Tonight we will conduct a full blackout and then we see what still works, and what has to work is indeed still working. Black outs on cruise ships do not happen very often but sometimes, if for one reason or the other, there is a power surge and a second engine does not come on line automatically, the engine load goes too high and the engine shuts itself down, and then the lights go out. Not dangerous but very inconvenient. However during a real emergency, let’s say with an engine room on fire, some power is still needed to keep the ship safe. Nowadays most of the larger ships have two engine rooms, separated by a fire proof bulkhead so the chance is very, very small but the regulations are still there. The most important item to test tonight is to see if the Emergency Generator (see one of my recent blogs) starts up automatically within 10 seconds and if it then powers a whole list of machinery which is important during an emergency situation. As an example the Elevators; required is one elevator in each staircase but Holland America has them all on emergency power. No lights in the cabins but there will be limited lighting in the hallways and the public areas. Also we have nowadays (not legally required) some spare power for keeping some AC, Cooking and the Toilet Systems going.

The theme of the Sea view Deck is The Sea and surfing so there is “Surf Board ” art around and today they were adding some wall pictures also with Sea and Surf.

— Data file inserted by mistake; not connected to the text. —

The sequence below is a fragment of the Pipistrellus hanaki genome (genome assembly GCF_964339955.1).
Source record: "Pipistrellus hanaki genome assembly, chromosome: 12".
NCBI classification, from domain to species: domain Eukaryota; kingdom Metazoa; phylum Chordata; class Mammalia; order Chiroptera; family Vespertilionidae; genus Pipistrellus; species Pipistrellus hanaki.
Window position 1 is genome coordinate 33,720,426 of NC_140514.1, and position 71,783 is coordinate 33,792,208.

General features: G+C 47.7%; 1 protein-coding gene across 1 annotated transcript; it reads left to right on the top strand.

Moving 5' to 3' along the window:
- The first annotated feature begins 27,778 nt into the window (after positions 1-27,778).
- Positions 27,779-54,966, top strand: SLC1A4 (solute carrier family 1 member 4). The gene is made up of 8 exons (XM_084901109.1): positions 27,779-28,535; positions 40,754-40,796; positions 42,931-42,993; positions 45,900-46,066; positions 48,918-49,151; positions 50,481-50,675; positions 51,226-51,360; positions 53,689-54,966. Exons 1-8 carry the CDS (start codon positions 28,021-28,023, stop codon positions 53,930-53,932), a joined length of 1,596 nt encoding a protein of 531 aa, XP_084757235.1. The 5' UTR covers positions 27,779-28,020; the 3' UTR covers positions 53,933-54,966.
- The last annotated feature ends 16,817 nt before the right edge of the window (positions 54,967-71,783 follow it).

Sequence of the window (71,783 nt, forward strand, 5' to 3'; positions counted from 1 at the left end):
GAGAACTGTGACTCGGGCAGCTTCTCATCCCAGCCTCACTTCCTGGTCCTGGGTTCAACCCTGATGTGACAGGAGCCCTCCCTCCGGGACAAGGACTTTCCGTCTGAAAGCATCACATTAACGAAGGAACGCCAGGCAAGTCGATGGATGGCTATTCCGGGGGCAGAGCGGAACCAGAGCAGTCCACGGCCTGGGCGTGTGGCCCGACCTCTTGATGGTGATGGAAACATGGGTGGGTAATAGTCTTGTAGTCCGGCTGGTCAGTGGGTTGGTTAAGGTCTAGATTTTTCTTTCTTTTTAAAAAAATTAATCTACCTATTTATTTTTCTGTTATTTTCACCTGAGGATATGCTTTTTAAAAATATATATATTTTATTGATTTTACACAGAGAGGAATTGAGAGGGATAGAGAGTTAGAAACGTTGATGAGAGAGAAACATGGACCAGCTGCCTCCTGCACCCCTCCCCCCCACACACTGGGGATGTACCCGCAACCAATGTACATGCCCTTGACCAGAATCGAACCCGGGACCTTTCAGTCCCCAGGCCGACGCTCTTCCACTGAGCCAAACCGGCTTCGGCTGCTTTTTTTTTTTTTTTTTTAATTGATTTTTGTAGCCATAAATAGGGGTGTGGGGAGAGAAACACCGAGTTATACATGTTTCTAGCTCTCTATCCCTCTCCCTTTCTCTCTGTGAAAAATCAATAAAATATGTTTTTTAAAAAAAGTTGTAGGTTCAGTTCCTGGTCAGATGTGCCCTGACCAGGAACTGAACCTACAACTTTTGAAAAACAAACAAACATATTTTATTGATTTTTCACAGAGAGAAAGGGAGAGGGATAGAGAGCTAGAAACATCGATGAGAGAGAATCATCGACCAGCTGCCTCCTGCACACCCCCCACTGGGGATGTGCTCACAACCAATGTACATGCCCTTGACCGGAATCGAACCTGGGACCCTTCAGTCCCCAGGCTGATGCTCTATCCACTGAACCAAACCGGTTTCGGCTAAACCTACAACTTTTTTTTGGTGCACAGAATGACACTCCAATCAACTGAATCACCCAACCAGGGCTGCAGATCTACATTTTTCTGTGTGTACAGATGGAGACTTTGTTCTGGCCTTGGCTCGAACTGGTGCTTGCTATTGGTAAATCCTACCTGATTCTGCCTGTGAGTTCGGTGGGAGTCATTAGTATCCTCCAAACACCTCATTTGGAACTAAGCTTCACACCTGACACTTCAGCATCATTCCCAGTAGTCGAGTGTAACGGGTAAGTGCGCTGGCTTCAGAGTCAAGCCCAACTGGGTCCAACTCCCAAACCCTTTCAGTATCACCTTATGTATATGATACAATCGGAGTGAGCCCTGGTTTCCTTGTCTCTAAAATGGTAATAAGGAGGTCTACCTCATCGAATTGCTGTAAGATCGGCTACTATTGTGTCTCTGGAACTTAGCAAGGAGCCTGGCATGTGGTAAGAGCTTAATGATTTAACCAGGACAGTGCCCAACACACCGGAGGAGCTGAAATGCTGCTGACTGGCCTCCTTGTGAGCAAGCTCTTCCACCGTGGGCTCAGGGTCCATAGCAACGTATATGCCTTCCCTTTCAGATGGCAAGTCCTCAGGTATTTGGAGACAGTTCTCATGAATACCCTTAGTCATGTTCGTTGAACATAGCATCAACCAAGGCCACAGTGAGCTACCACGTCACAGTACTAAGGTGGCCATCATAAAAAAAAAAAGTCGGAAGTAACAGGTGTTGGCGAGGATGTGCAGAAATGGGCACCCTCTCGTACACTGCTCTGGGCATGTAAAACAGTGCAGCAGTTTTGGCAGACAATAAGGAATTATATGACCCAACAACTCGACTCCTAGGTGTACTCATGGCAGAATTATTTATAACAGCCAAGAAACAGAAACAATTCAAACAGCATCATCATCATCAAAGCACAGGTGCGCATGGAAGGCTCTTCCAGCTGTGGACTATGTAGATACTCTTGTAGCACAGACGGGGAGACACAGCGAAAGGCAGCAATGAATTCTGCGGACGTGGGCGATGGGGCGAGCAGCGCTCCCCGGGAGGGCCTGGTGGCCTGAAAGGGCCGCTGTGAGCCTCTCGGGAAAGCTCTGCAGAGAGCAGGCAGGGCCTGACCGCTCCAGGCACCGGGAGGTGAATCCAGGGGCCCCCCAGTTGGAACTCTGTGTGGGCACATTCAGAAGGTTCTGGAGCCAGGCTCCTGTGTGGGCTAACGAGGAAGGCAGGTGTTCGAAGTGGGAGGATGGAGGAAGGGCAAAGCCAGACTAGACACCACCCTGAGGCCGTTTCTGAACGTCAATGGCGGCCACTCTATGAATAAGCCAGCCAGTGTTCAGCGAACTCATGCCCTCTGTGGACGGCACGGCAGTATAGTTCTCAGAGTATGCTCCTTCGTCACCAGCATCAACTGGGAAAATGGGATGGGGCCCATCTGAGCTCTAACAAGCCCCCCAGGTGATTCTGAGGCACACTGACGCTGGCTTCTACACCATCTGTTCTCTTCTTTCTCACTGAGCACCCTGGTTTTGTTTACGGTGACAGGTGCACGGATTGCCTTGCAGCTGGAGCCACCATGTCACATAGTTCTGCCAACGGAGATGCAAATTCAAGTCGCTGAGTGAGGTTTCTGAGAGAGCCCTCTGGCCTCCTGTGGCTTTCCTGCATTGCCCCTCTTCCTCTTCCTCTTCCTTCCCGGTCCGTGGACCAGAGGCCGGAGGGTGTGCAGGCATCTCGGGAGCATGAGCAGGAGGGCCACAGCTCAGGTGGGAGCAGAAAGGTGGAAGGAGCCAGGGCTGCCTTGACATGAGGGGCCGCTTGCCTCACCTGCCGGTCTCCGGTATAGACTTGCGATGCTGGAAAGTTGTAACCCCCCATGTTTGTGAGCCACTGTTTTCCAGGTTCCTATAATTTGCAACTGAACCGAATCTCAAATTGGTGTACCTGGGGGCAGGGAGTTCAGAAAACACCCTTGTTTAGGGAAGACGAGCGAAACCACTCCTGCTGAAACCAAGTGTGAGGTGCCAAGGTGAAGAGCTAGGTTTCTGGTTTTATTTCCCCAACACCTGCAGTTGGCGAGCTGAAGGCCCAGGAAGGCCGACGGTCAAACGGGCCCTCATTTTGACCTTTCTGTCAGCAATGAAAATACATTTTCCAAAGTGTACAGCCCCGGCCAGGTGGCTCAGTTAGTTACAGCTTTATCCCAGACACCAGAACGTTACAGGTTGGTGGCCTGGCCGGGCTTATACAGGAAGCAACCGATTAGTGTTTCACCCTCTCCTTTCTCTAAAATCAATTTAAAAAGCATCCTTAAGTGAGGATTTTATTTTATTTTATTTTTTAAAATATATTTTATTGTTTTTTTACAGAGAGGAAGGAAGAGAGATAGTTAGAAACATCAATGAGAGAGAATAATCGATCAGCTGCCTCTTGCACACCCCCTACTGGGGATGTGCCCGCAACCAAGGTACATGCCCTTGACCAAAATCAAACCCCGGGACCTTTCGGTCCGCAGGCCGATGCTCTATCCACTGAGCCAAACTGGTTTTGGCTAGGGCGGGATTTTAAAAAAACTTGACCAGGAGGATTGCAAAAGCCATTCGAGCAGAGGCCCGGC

For this black-out happening all crew will have to leave the ship for 2 hours and the Yard is going to show a movie in the cafeteria next to the ship.

I expect we all have to march through the rain again, as although it was dry part of the day, we are expecting more rain again tonight. But that should be the last rain for a while. During the night it should all move away and the long term weather forecast gives 7 days of dry weather in a row.


  1. I remember a blackout once on Noordam III in hte early 80’s. Ww were well off the coast of Eureka, Calif when the blackout occured. As I recall we were told that the computers kept shutting the engines and generators down and woudn’t allow an override. When they finally got everything working we had drifted so close to shore that the crew was opening the life jacket boxes on the Promenade. Was a bit scary but an event to always rememebr.

  2. I have read with great interest each of your posts since boarding the ship and I have really very much enjoyed them all.

    I am excited now, as I am sure you are as well, for the day to come when she will sail away into a future of many years of service.

    Thank you again for sharing your days and your experiences with all of us.

    Happy Holidays

  3. As build time is getting short, I want to jump in now to thank you for taking us on a fascinating cruise through the construction and outfitting of the Nieuw Statendam. I am totally blown away by the enormity of the task and how efficiently and effectively it has been undertaken. Kudos go to those who planned this project and to the many who carried it out.

    And, of course, it is your masterful description of what has been going on and why that allowed us a unique window into a process that few ever see. Your descriptions are interesting and informative and your photos are often works of art in themselves.

    It has been a delight to be taken on this journey with you as our Captain. Thank you.

Leave a Reply to Don Cancel reply

Your email address will not be published.